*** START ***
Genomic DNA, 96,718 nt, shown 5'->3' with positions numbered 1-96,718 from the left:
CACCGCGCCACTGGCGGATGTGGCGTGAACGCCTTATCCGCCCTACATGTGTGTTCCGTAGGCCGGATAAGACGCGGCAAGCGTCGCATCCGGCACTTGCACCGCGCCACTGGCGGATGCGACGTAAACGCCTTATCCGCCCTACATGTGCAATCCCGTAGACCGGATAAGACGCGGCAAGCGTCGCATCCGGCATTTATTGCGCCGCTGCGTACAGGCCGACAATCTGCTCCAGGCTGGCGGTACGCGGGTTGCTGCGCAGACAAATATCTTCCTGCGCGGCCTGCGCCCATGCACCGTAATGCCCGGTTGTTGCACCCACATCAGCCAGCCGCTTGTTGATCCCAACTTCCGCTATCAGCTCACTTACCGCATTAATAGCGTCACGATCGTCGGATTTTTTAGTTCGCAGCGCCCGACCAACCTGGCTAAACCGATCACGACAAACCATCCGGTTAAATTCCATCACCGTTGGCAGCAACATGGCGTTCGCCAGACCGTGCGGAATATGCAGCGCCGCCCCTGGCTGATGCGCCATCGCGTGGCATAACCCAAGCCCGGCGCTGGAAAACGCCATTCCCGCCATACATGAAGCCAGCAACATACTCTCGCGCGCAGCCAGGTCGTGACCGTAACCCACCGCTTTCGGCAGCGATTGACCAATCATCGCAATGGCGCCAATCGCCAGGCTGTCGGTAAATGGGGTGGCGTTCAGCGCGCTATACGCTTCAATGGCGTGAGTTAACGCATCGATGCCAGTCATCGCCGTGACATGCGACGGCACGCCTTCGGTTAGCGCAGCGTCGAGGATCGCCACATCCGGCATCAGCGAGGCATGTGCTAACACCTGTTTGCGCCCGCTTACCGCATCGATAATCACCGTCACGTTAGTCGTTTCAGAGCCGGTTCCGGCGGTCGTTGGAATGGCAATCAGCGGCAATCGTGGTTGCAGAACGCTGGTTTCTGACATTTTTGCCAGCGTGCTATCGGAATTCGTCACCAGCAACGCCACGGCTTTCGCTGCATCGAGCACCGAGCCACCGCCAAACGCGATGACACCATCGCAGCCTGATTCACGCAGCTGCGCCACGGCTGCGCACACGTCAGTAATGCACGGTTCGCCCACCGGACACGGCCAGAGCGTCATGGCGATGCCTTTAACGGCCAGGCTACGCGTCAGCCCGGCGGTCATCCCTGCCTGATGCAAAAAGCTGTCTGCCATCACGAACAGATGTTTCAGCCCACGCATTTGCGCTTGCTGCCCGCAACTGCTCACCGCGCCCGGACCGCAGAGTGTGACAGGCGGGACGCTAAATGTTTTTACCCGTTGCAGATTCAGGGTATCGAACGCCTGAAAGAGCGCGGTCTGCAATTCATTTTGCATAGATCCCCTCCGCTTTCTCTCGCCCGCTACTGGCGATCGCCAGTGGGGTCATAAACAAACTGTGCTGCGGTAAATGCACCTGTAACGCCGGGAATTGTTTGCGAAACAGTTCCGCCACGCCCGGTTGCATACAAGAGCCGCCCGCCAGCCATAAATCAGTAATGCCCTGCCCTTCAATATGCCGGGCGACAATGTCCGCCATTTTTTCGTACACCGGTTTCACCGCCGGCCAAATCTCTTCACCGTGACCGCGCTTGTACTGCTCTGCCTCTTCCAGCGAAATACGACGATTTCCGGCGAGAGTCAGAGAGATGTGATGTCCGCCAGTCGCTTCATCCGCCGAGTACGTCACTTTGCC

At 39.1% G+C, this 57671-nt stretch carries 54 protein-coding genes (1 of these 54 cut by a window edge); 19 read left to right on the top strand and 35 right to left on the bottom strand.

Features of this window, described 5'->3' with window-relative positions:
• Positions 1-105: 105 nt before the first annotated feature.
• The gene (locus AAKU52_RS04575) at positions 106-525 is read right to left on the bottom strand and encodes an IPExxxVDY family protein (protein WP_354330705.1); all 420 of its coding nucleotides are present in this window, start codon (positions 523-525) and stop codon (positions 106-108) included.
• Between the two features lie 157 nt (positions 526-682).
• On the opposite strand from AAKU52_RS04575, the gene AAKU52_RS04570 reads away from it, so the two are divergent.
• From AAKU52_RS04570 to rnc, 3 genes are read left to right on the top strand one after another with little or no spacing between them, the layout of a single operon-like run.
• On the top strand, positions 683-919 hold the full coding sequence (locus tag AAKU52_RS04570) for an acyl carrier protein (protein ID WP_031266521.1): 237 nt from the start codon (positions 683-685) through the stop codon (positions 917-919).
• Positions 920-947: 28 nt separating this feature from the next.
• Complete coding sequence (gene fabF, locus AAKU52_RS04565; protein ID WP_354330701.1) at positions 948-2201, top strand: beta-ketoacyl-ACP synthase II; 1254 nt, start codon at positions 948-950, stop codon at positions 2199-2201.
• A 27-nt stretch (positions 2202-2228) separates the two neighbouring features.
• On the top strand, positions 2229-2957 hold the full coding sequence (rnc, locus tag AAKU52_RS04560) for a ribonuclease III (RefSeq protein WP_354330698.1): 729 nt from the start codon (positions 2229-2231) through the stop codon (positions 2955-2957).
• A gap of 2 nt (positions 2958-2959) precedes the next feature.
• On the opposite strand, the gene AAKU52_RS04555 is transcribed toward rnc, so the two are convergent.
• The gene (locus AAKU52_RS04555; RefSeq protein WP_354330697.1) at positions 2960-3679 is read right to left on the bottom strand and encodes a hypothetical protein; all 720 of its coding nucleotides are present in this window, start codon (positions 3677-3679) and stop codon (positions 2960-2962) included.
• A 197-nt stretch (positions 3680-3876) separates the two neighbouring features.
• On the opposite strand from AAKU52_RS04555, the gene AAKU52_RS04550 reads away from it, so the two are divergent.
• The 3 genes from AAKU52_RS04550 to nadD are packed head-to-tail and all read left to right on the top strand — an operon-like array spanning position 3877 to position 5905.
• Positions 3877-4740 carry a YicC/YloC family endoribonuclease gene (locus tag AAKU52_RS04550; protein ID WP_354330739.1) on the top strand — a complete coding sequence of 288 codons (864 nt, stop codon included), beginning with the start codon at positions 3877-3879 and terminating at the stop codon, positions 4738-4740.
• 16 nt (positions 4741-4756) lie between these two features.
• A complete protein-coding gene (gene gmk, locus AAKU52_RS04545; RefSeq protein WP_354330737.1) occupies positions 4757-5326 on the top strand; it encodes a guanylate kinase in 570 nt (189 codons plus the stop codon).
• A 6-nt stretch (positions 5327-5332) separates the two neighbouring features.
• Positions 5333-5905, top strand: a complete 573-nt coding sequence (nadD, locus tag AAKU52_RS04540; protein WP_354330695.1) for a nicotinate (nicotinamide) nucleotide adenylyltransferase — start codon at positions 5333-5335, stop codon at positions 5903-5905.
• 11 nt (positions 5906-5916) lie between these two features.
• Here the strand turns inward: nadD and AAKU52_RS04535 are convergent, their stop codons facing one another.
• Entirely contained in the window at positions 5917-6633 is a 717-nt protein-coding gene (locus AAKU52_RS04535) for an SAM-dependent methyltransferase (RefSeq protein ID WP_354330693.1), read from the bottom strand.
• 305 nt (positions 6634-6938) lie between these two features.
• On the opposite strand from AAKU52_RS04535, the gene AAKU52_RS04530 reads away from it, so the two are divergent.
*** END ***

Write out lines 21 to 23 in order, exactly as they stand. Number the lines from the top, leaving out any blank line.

• Positions 3877-4740 carry a YicC/YloC family endoribonuclease gene (locus tag AAKU52_RS04550; protein ID WP_354330739.1) on the top strand — a complete coding sequence of 288 codons (864 nt, stop codon included), beginning with the start codon at positions 3877-3879 and terminating at the stop codon, positions 4738-4740.
• 16 nt (positions 4741-4756) lie between these two features.
• A complete protein-coding gene (gene gmk, locus AAKU52_RS04545; RefSeq protein WP_354330737.1) occupies positions 4757-5326 on the top strand; it encodes a guanylate kinase in 570 nt (189 codons plus the stop codon).